1045+struct object *cache_find(int id)
1046 {
1047         struct object *obj;
1048-        int ret = -ENOENT;
1049         unsigned long flags;
1050
1051         spin_lock_irqsave(&amp;cache_lock, flags);
1052         obj = __cache_find(id);
1053-        if (obj) {
1054-                ret = 0;
1055-                strcpy(name, obj-&gt;name);
1056-        }
1057+        if (obj)
1058+                __object_get(obj);
1059         spin_unlock_irqrestore(&amp;cache_lock, flags);
1060-        return ret;
1061+        return obj;
1062 }
1063</programlisting>
1064
1065<para>
1066We encapsulate the reference counting in the standard 'get' and 'put'
1067functions.  Now we can return the object itself from
1068<function>cache_find</function> which has the advantage that the user
1069can now sleep holding the object (eg. to
1070<function>copy_to_user</function> to name to userspace).
1071</para>
1072<para>
1073The other point to note is that I said a reference should be held for
1074every pointer to the object: thus the reference count is 1 when first
1075inserted into the cache.  In some versions the framework does not hold
1076a reference count, but they are more complicated.
1077</para>
1078
1079   <sect2 id="examples-refcnt-atomic">
1080    <title>Using Atomic Operations For The Reference Count</title>
1081<para>
1082In practice, <type>atomic_t</type> would usually be used for
1083<structfield>refcnt</structfield>.  There are a number of atomic
1084operations defined in
1085
1086<filename class="headerfile">include/asm/atomic.h</filename>: these are
1087guaranteed to be seen atomically from all CPUs in the system, so no
1088lock is required.  In this case, it is simpler than using spinlocks,
1089although for anything non-trivial using spinlocks is clearer.  The
1090<function>atomic_inc</function> and
1091<function>atomic_dec_and_test</function> are used instead of the
1092standard increment and decrement operators, and the lock is no longer
1093used to protect the reference count itself.
1094</para>
1095
1096<programlisting>
1097--- cache.c.refcnt      2003-12-09 15:00:35.000000000 +1100
1098+++ cache.c.refcnt-atomic       2003-12-11 15:49:42.000000000 +1100
1099@@ -7,7 +7,7 @@
1100 struct object
1101 {
1102         struct list_head list;
1103-        unsigned int refcnt;
1104+        atomic_t refcnt;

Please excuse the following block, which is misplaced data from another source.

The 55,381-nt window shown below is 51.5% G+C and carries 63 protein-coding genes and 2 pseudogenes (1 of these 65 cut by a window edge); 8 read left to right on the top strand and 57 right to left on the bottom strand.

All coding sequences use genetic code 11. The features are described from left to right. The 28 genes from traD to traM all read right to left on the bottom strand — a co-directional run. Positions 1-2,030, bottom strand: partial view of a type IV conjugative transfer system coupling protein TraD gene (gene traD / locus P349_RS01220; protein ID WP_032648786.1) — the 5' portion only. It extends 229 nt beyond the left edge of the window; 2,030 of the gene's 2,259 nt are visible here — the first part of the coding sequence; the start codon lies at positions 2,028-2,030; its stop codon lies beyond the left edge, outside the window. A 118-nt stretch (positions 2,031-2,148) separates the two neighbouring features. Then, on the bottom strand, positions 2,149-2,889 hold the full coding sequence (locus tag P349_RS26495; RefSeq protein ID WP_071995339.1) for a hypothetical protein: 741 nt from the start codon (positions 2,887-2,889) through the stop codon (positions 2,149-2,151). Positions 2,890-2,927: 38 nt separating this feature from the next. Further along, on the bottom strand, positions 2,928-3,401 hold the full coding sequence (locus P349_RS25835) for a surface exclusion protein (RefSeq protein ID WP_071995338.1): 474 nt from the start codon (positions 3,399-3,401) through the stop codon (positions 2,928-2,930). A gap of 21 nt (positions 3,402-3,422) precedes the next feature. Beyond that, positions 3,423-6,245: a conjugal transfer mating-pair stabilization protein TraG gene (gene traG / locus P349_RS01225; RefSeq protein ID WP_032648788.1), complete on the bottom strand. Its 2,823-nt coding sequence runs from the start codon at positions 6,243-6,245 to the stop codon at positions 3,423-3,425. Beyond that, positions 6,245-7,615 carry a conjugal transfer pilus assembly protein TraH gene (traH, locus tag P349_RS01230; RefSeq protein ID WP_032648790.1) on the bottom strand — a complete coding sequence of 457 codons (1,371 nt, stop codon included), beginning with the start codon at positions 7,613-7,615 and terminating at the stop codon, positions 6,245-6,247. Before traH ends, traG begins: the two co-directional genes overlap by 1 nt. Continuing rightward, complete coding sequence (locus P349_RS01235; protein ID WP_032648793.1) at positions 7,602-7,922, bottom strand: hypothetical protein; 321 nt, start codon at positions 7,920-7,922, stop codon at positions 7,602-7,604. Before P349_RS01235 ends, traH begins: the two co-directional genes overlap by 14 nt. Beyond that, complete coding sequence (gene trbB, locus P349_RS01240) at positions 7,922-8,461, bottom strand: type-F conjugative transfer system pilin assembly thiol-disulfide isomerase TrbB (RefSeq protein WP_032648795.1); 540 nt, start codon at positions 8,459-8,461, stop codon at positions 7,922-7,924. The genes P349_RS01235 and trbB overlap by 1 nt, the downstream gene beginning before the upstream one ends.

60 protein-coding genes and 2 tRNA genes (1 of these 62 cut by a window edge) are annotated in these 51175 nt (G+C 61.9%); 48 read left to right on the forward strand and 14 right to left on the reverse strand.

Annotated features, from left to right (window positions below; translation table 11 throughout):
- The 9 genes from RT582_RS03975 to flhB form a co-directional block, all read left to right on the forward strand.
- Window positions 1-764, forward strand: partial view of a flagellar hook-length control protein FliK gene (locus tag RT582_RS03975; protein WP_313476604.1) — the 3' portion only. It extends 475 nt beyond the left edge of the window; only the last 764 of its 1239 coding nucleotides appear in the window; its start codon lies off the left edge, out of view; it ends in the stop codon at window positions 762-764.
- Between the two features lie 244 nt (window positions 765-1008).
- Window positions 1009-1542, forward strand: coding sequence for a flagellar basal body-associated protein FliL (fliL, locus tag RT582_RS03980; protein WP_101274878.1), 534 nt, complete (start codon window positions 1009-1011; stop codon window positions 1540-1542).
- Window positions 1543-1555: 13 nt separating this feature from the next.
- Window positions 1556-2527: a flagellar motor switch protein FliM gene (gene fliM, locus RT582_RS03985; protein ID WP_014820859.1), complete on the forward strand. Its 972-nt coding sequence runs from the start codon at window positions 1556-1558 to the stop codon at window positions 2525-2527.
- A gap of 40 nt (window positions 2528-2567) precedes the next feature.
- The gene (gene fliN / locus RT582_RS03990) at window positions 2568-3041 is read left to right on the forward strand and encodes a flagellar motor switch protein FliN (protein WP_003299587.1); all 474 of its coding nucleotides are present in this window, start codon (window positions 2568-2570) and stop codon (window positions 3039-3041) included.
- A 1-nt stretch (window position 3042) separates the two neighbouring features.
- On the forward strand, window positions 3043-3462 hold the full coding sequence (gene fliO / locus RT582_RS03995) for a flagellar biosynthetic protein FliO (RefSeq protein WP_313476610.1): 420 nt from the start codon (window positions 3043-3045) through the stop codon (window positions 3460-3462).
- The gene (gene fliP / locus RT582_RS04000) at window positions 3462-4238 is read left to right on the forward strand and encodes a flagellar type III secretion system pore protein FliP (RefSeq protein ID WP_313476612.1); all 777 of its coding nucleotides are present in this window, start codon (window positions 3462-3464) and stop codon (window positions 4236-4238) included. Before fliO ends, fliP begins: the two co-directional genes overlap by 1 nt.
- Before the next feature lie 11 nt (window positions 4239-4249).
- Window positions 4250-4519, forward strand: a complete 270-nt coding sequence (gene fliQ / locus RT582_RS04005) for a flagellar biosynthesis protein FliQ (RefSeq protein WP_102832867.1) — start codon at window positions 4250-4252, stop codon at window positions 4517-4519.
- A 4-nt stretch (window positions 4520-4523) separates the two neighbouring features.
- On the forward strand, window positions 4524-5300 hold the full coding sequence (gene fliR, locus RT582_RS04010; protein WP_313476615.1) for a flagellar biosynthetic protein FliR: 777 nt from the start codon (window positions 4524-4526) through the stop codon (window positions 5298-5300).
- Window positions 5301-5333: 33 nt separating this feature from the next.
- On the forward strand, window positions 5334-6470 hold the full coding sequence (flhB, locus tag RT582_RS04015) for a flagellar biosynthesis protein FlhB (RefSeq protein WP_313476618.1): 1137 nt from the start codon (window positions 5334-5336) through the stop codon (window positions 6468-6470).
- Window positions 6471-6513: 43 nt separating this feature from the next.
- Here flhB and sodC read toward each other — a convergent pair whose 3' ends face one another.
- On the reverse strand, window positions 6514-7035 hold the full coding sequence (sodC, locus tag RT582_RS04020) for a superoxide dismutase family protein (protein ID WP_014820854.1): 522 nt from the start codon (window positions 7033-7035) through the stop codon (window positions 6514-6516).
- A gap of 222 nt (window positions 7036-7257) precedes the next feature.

1105         int id;
1106         char name[32];
1107         int popularity;
1108@@ -18,33 +18,15 @@
1109 static unsigned int cache_num = 0;
1110 #define MAX_CACHE_SIZE 10
1111
1112-static void __object_put(struct object *obj)
1113-{
1114-        if (--obj-&gt;refcnt == 0)
1115-                kfree(obj);
1116-}
1117-
1118-static void __object_get(struct object *obj)
1119-{
1120-        obj-&gt;refcnt++;
1121-}
1122-
1123 void object_put(struct object *obj)
1124 {
1125-        unsigned long flags;
1126-
1127-        spin_lock_irqsave(&amp;cache_lock, flags);
1128-        __object_put(obj);
1129-        spin_unlock_irqrestore(&amp;cache_lock, flags);
1130+        if (atomic_dec_and_test(&amp;obj-&gt;refcnt))
1131+                kfree(obj);
1132 }
1133
1134 void object_get(struct object *obj)
1135 {
1136-        unsigned long flags;
1137-
1138-        spin_lock_irqsave(&amp;cache_lock, flags);
1139-        __object_get(obj);
1140-        spin_unlock_irqrestore(&amp;cache_lock, flags);
1141+        atomic_inc(&amp;obj-&gt;refcnt);
1142 }
1143
1144 /* Must be holding cache_lock */
1145@@ -65,7 +47,7 @@
1146 {
1147         BUG_ON(!obj);
1148         list_del(&amp;obj-&gt;list);
1149-        __object_put(obj);
1150+        object_put(obj);
1151         cache_num--;
1152 }
1153
1154@@ -94,7 +76,7 @@
1155         strlcpy(obj-&gt;name, name, sizeof(obj-&gt;name));
1156         obj-&gt;id = id;
1157         obj-&gt;popularity = 0;
1158-        obj-&gt;refcnt = 1; /* The cache holds a reference */
1159+        atomic_set(&amp;obj-&gt;refcnt, 1); /* The cache holds a reference */
1160
1161         spin_lock_irqsave(&amp;cache_lock, flags);
1162         __cache_add(obj);
1163@@ -119,7 +101,7 @@
1164         spin_lock_irqsave(&amp;cache_lock, flags);
1165         obj = __cache_find(id);
1166         if (obj)
1167-                __object_get(obj);
1168+                object_get(obj);
1169         spin_unlock_irqrestore(&amp;cache_lock, flags);
1170         return obj;
1171 }
1172</programlisting>
1173</sect2>
1174</sect1>
1175
1176   <sect1 id="examples-lock-per-obj">
1177    <title>Protecting The Objects Themselves</title>
1178    <para>
1179In these examples, we assumed that the objects (except the reference
1180counts) never changed once they are created.  If we wanted to allow
1181the name to change, there are three possibilities:
1182    </para>
1183    <itemizedlist>
1184      <listitem>
1185        <para>
1186You can make <symbol>cache_lock</symbol> non-static, and tell people
1187to grab that lock before changing the name in any object.
1188        </para>
1189      </listitem>
1190      <listitem>
1191        <para>
1192You can provide a <function>cache_obj_rename</function> which grabs
1193this lock and changes the name for the caller, and tell everyone to
1194use that function.
1195        </para>
1196      </listitem>
1197      <listitem>
1198        <para>
1199You can make the <symbol>cache_lock</symbol> protect only the cache
1200itself, and use another lock to protect the name.
1201        </para>
1202      </listitem>
1203    </itemizedlist>
1204
1205      <para>
1206Theoretically, you can make the locks as fine-grained as one lock for
1207every field, for every object.  In practice, the most common variants
1208are:
1209</para>
1210    <itemizedlist>
1211      <listitem>
1212        <para>
1213One lock which protects the infrastructure (the <symbol>cache</symbol>
1214list in this example) and all the objects.  This is what we have done
1215so far.
1216        </para>
1217      </listitem>